Panel returns a terse decision. At least it correctly denied the case.
Perhaps the panel though it was deciding a Uniform Rapid Suspension case, not a Uniform Domain Name Dispute Resolution Policy case.
That’s the only explanation I can come up with for a three-member National Arbitration Forum panel turning it what is effectively a 78-word explanation of its decision (pdf) in a UDRP for WellPath.com.
The rest of the decision, which is also quite short, explains that the panel was only considering one of the three prongs of UDRP and was denying reverse domain name hijacking (RDNH).
Then there’s the summary of the “Complainant’s Additional Written Statement”, which clearly also includes an assertion made by the Respondent about reverse domain name hijacking—and referred to it as RDMH.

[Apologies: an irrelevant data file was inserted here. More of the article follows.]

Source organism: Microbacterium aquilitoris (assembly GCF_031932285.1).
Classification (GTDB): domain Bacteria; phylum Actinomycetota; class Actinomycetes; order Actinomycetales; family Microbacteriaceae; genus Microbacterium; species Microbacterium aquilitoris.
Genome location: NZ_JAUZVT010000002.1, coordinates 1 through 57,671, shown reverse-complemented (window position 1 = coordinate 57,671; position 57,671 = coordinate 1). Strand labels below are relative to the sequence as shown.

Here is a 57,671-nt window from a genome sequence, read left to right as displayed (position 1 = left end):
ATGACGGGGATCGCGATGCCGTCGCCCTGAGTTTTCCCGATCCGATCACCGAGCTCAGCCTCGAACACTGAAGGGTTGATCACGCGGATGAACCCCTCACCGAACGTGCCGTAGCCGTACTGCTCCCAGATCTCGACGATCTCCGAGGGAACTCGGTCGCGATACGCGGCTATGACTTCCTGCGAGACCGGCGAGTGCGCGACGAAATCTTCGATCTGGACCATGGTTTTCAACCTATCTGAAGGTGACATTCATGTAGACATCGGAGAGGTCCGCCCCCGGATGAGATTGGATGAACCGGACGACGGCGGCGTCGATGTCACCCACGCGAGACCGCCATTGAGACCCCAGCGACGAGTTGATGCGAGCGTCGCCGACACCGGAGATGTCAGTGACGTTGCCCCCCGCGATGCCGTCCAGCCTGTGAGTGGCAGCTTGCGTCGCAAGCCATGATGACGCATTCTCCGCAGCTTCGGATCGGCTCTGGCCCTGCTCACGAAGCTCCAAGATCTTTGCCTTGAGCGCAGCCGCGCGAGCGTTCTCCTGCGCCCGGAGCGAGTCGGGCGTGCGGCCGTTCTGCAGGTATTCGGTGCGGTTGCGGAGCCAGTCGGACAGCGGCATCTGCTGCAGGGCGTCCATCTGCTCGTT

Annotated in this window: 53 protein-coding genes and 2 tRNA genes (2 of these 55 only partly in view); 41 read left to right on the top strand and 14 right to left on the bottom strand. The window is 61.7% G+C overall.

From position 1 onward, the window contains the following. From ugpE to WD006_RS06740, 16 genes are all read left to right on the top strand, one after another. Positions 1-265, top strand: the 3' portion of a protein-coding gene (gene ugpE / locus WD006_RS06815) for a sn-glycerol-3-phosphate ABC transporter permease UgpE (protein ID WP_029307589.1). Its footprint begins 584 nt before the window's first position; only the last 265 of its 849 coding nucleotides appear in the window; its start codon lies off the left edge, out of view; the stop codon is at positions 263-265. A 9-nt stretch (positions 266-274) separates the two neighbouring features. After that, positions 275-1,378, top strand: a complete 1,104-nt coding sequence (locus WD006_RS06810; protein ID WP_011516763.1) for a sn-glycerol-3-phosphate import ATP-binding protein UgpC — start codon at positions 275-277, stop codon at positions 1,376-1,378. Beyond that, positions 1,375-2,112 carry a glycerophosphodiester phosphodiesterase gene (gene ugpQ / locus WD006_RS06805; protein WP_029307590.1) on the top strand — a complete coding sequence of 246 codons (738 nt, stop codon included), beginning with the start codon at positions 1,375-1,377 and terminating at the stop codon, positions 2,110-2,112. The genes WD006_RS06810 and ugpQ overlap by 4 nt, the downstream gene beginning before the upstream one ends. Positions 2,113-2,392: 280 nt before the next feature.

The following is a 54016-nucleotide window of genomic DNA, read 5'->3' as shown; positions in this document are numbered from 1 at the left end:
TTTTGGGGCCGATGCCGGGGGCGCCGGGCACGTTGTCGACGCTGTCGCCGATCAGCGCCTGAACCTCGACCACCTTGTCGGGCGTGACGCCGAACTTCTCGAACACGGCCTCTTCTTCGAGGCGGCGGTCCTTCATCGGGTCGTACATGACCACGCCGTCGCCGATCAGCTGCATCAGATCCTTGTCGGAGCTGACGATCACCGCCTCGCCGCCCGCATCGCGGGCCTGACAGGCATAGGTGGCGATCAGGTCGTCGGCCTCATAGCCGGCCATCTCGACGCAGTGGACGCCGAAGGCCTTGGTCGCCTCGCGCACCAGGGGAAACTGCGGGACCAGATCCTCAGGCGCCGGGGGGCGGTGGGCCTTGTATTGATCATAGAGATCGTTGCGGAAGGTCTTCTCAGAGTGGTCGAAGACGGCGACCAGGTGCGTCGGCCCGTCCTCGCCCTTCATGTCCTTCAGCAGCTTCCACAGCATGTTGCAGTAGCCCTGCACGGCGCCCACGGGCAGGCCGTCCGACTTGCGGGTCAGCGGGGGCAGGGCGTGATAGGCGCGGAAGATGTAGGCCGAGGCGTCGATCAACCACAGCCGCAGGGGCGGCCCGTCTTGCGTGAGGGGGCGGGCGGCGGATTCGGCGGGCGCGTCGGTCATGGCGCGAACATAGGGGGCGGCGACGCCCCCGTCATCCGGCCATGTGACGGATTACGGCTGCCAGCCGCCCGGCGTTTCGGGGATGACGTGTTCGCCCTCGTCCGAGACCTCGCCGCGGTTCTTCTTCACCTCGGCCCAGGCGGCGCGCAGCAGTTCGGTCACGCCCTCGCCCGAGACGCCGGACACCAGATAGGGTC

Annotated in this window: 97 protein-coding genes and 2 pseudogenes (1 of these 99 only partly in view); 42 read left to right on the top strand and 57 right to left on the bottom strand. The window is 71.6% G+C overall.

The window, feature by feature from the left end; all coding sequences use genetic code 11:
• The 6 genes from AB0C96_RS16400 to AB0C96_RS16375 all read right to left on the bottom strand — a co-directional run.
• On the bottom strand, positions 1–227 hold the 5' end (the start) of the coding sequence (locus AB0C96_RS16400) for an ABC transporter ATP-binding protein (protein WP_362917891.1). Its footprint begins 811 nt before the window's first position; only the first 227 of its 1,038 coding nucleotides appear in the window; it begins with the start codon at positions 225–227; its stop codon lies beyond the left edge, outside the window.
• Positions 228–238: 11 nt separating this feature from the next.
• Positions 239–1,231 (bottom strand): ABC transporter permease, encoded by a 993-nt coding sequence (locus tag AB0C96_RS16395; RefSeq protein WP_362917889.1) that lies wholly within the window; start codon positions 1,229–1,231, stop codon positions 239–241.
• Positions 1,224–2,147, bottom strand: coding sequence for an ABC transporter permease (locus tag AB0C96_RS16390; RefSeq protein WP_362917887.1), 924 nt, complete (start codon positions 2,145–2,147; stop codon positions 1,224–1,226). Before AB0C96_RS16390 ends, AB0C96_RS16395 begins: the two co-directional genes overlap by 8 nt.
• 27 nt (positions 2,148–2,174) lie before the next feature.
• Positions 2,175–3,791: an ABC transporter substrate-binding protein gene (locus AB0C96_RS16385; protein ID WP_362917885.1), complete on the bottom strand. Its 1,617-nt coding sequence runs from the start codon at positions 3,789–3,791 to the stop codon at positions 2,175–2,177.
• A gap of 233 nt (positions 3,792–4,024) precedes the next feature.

To be fair, it was a simple case. Dead on arrival. The domain was registered well before the Complainant, Wellpath Holdings, Inc., claimed trademark rights in the term WellPath. It argued the mistaken belief that this was a case of cybersquatting because “Respondent registered the wellpath.com domain name with the intent to sell the disputed domain name to a subsequent holder of the WELLPATH mark.”
Which is why it’s perplexing that the panel didn’t find reverse domain name hijacking.
The decision doesn’t even say which of the three panelists—Diane Thilly Cabell, David Einhorn, John Upchurch—was presiding.
How about some quality control?